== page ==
Over the last two decades, the fight against malaria has been overwhelmingly successful. Between 2000 and 2015, global malaria deaths fell by more than 60%, largely thanks to better vector control, for example via insecticides, and advances in treatment.
Unfortunately, the disease remains an enormous healthcare burden, with nearly half the world’s population at risk of infection. In 2016, there were 216 million reported cases of malaria, claiming the lives of 445,000 people. More than two thirds of these malaria deaths (285,000) occurred in children under five.
On top of this, a number of African nations lack the capacity to develop healthcare systems that can deliver appropriate treatment and care.
“A recent study, which pooled data from 33 African countries, estimated that only about a fifth of children with a malaria-induced fever currently receive the right diagnosis and appropriate treatment,” says Dr Harald Nusser, head of Novartis Social Business. “A child dies every two minutes from malaria.”
He points out that, despite the fall in mortality rates, now is not the time for the medical community to lose momentum.
“If we continue to be successful in the fight against malaria, complacency will set in as the number of cases and deaths continues to decrease,” he says. “Global attention will be diverted onto other illnesses, not least noncommunicable diseases, which are rapidly increasing in many African countries.”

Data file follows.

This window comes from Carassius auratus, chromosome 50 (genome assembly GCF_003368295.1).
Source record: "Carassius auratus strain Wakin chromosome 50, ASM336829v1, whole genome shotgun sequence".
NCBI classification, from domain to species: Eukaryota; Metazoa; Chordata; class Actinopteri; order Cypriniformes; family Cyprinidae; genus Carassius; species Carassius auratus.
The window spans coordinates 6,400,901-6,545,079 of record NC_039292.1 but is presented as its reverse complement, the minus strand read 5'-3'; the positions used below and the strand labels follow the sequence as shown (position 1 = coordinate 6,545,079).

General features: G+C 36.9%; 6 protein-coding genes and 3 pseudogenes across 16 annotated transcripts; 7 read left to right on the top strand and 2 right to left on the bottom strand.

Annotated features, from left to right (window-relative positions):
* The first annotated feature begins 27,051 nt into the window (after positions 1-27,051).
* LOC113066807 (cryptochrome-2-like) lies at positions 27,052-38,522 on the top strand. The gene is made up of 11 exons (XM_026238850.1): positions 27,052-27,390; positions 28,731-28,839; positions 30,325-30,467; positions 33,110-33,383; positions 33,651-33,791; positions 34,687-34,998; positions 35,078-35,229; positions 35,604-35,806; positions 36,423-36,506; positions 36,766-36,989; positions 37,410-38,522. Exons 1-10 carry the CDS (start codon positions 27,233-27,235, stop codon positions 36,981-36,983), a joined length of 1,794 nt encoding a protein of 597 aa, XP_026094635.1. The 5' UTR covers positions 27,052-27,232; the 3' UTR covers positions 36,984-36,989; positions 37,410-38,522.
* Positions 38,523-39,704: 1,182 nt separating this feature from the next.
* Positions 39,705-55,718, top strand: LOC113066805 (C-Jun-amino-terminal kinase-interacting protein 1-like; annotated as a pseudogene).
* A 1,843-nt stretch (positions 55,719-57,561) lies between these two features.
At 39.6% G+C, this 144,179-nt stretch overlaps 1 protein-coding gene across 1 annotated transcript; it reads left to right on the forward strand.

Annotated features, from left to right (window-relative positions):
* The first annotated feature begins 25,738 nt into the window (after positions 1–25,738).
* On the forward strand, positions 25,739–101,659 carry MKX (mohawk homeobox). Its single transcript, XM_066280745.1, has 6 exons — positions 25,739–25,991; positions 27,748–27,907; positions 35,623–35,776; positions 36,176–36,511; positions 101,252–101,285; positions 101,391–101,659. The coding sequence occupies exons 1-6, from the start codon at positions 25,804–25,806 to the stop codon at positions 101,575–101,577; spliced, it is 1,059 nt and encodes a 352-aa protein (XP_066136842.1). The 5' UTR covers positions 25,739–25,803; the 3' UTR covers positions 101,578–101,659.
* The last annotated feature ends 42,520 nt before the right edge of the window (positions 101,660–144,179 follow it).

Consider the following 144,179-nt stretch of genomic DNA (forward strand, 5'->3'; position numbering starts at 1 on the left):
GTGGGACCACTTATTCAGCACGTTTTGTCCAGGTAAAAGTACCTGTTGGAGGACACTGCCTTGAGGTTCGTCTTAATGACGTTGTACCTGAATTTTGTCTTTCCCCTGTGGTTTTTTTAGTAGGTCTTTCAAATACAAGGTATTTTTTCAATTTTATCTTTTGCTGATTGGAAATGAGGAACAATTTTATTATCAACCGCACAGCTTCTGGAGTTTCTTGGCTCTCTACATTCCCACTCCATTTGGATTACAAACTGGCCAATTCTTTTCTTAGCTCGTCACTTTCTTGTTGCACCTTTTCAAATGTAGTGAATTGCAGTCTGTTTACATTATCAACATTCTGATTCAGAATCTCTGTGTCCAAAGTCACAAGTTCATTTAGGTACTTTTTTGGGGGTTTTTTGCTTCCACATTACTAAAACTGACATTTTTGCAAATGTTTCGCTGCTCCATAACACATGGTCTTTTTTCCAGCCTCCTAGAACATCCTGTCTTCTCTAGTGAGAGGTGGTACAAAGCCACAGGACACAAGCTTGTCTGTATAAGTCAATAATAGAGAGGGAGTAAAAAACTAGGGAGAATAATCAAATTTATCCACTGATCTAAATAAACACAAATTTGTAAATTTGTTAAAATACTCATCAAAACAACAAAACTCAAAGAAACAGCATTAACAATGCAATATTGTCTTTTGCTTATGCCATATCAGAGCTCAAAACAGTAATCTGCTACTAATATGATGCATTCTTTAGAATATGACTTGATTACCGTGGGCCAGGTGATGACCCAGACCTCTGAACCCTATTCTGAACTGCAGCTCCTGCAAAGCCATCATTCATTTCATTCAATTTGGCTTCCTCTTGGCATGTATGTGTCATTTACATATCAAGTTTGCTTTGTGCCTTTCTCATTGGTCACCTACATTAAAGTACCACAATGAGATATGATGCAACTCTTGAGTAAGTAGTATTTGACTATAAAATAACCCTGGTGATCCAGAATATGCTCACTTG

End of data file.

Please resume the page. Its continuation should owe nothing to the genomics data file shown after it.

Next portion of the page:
Novartis’ investment: a $100m commitment to fighting malaria with new treatments
Attuned to this threat, Novartis recently announced a renewed commitment to combating the disease. Speaking at the Malaria Summit in London in April, the company said it plans to invest more than $100m in R&D over the next five years. Ultimately, it hopes to develop next-generation antimalarials that could treat the condition in a completely different way.
“The company will also implement an equitable pricing strategy adapted to maximise patient access in malaria-endemic countries when these new treatments become available,” adds Nusser. “It will further help expand access to paediatric antimalarials and implement healthcare system strengthening programmes in four sub-Saharan countries heavily affected by malaria, including Nigeria and the Democratic Republic of the Congo.”
Novartis already has a strong track record in antimalarials. In the early 1990s, the company began to look at underserved areas in global health, giving rise to the Novartis Malaria Initiative.